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Carson: Irish, Cardinal building rivalry through thrilling contests

| Tuesday, December 1, 2015

Irish junior receiver Will Fuller catches his 73-yard touchdown reception Saturday at Stanford.Zachary Llorens | The Observer
Irish junior receiver Will Fuller catches his 73-yard touchdown reception Saturday at Stanford.

STANFORD, Calif. — That was unbelievably fun.

But it’s also par for the course as far as these two teams are concerned.

For the third time in four years, Notre Dame and Stanford played an instant classic. Unlike the defensive slogs of the 2012 and 2014 games, where the Irish pulled out late wins, it was the No. 9 Cardinal winning in a brilliant display of offense Saturday, toppling No. 6 Notre Dame with a last-second, 45-yard field goal.

“Tradition” is a word used a lot — probably too much — around campus in South Bend. Be it the band, uniform or rivalries, it’s the buzzword used to describe what makes Notre Dame football special.

And as far as rivalries are concerned, there’s certainly more traditional ones: USC and Navy are obvious, while there’s a ton of history between the Irish and Michigan, Michigan State, Purdue — even Pittsburgh and Boston College.

But amongst the litany of traditional rivals the Irish have, there’s no annual game on Notre Dame’s schedule that’s been more meaningful than this one since Brian Kelly took over as Irish head coach prior to the 2010 season.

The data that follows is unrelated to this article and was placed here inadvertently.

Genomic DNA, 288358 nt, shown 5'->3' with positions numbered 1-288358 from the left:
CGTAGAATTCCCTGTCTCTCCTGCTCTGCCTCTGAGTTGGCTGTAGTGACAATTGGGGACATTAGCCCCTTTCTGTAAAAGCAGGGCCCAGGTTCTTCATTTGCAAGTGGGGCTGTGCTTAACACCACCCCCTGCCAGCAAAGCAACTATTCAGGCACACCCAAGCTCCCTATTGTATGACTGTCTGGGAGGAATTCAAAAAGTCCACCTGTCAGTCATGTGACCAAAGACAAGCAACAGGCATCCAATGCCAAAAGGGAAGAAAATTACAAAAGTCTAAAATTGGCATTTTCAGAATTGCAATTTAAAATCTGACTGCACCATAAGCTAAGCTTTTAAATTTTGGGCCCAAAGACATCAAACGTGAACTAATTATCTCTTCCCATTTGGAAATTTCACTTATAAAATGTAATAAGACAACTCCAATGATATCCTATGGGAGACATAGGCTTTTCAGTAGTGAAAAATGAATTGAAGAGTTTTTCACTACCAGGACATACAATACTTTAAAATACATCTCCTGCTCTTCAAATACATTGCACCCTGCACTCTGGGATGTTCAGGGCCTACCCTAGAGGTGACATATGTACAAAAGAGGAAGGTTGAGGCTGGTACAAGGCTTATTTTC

Take a look at Kelly’s brightest moments at Notre Dame, and you’ll find wins over Stanford near the center of two of them.

The 2012 Irish win is an obvious one. With ESPN’s College GameDay in town, Notre Dame shot itself into the top five and the national championship discussion with a 20-13 overtime win over the Cardinal in a driving rainstorm, standing up the powerful Stanford offense at the goal line to win an all-time classic at Notre Dame Stadium.

Of course, when it comes to the Irish that season, you know the rest of the story.

But for Stanford, that overtime loss in South Bend was the difference between playing in the Rose Bowl and playing in the BCS National Championship, taking Notre Dame’s spot.

And a year ago, when quarterback Everett Golson found tight end Ben Koyack for the winning touchdown with just over a minute to go, it moved the Irish to 5-0, once more at the center of the national conversation, though this time for a playoff berth.

So when these two played a brilliant game Saturday at Stanford Stadium, it shouldn’t have been a surprise to anyone.

We were treated to a classic duel between two quarterbacks — Stanford senior Kevin Hogan had as many touchdowns as incompletions, four, while Irish sophomore DeShone Kizer turned in one of his best performances yet.

When it looked like the defenses were finally bearing down to win the game in the fourth quarter, Kizer stepped up. He led a drive worthy of the win, taking Notre Dame 88 yards on 15 plays, running 6:18 off the clock.